Baseline - TMPMN

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Baseline for TMPMN Educational Challenge on AIcrowd

Author : Faizan Farooq Khan

Download Necessary Packages

In [1]:
import sys
!pip install numpy
!pip install pandas
!pip install scikit-learn
Requirement already satisfied: numpy in /home/ayush/.local/lib/python3.7/site-packages (1.18.1)
Requirement already satisfied: pandas in /home/ayush/.local/lib/python3.7/site-packages (0.25.0)
Requirement already satisfied: numpy>=1.13.3 in /home/ayush/.local/lib/python3.7/site-packages (from pandas) (1.18.1)
Requirement already satisfied: pytz>=2017.2 in /home/ayush/.local/lib/python3.7/site-packages (from pandas) (2019.3)
Requirement already satisfied: python-dateutil>=2.6.1 in /home/ayush/anaconda3/lib/python3.7/site-packages (from pandas) (2.8.0)
Requirement already satisfied: six>=1.5 in /home/ayush/anaconda3/lib/python3.7/site-packages (from python-dateutil>=2.6.1->pandas) (1.12.0)
Requirement already satisfied: scikit-learn in /home/ayush/.local/lib/python3.7/site-packages (0.21.3)
Requirement already satisfied: scipy>=0.17.0 in /home/ayush/.local/lib/python3.7/site-packages (from scikit-learn) (1.4.1)
Requirement already satisfied: joblib>=0.11 in /home/ayush/.local/lib/python3.7/site-packages (from scikit-learn) (0.14.0)
Requirement already satisfied: numpy>=1.11.0 in /home/ayush/.local/lib/python3.7/site-packages (from scikit-learn) (1.18.1)

Download data

The first step is to download out train test data. We will be training a model on the train data and make predictions on test data. We submit our predictions

In [1]:
#Donwload the datasets
!rm -rf data
!mkdir data
!mv train.csv data/train.csv
!mv test.csv data/test.csv

Import packages

In [1]:
import pandas as pd
import numpy as np
from sklearn.model_selection import train_test_split
from sklearn.linear_model import LogisticRegression
from sklearn.linear_model import LinearRegression
from sklearn.svm import SVC
from sklearn.metrics import mean_absolute_error,mean_squared_error

Load Data

  • We use pandas 🐼 library to load our data.
  • Pandas loads them into dataframes which helps us analyze our data easily.
  • Learn more about it here
In [2]:
all_data_path = "data/train.csv" #path where data is stored
In [3]:
all_data = pd.read_csv(all_data_path) #load data in dataframe using pandas

Visualize the data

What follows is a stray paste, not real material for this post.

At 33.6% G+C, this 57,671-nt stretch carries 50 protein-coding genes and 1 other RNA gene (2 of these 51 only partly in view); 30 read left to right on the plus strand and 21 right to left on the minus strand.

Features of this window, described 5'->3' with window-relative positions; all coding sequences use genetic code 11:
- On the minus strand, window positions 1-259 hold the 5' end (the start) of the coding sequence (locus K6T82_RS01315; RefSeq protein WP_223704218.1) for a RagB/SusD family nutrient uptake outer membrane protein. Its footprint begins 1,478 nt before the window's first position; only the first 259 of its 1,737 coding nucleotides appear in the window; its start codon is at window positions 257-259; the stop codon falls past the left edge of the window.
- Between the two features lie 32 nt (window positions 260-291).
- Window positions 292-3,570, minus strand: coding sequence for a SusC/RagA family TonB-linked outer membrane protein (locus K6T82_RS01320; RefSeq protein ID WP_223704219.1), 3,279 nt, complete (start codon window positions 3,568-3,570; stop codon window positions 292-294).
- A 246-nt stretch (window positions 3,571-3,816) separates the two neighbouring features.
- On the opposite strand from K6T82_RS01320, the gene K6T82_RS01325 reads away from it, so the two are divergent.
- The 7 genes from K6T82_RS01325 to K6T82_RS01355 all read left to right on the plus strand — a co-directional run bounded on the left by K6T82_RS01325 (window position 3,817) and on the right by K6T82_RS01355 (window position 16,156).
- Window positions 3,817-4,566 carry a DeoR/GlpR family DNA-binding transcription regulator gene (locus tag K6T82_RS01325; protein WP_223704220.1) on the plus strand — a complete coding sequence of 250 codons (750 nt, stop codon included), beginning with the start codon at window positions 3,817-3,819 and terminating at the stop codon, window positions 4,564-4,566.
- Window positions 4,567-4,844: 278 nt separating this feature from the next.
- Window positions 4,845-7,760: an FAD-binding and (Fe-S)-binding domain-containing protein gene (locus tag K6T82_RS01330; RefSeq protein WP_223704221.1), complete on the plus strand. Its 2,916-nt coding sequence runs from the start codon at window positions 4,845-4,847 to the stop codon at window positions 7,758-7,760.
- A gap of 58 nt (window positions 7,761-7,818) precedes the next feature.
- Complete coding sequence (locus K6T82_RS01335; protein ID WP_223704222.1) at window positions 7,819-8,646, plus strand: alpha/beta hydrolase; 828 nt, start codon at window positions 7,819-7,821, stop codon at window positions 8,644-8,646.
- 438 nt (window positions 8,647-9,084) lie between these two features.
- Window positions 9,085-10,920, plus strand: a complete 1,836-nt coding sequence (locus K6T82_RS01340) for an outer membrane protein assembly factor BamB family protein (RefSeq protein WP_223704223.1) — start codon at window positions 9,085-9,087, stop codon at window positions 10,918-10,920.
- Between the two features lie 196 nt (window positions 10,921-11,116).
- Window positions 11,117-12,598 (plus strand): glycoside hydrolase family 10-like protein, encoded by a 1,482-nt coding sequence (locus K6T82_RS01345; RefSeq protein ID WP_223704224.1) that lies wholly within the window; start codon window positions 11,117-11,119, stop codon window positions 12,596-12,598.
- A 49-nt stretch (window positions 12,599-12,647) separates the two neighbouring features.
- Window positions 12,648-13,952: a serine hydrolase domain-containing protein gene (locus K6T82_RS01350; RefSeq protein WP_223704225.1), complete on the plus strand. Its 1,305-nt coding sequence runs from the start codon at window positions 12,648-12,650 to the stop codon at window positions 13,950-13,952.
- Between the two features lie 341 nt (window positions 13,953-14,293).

In [4]:
Max_temperature Min_temperature Dewpoint Precipitation Sea_level_pressure Standard_pressure Visibility Wind_speed Max_wind_speed Mean_temperature
0 86.5 57.6 56.5 0.0 29.93 7.4 7.48 13.8 34.28 72.4
1 55.6 37.4 36.1 0.0 30.30 7.5 12.70 20.8 34.28 46.6
2 85.6 62.4 52.8 0.0 29.94 7.4 10.40 16.1 34.28 74.3
3 75.2 53.6 46.9 0.0 29.93 7.3 19.70 25.3 34.28 62.8
4 60.8 34.0 41.9 0.0 30.04 6.4 9.09 16.1 34.28 49.9

We can see the dataset contains 10 columns,where columns 1-9 denotes the information about the current conditions of the place and the last column tells the mean temperature.

Split Data into Train and Validation

  • The next step is to think of a way to test how well our model is performing. we cannot use the test data given as it does not contain the data labels for us to verify.
  • The workaround this is to split the given training data into training and validation. Typically validation sets give us an idea of how our model will perform on unforeseen data. it is like holding back a chunk of data while training our model and then using it to for the purpose of testing. it is a standard way to fine-tune hyperparameters in a model.
  • There are multiple ways to split a dataset into validation and training sets. Following are two popular ways to go about it k-fold,leave one out 🧐
  • Validation sets are also used to avoid your model from overfitting on the train dataset.
In [6]:
X_train, X_val= train_test_split(all_data, test_size=0.2, random_state=42)
  • We have decided to split the data with 20 % as validation and 80 % as training.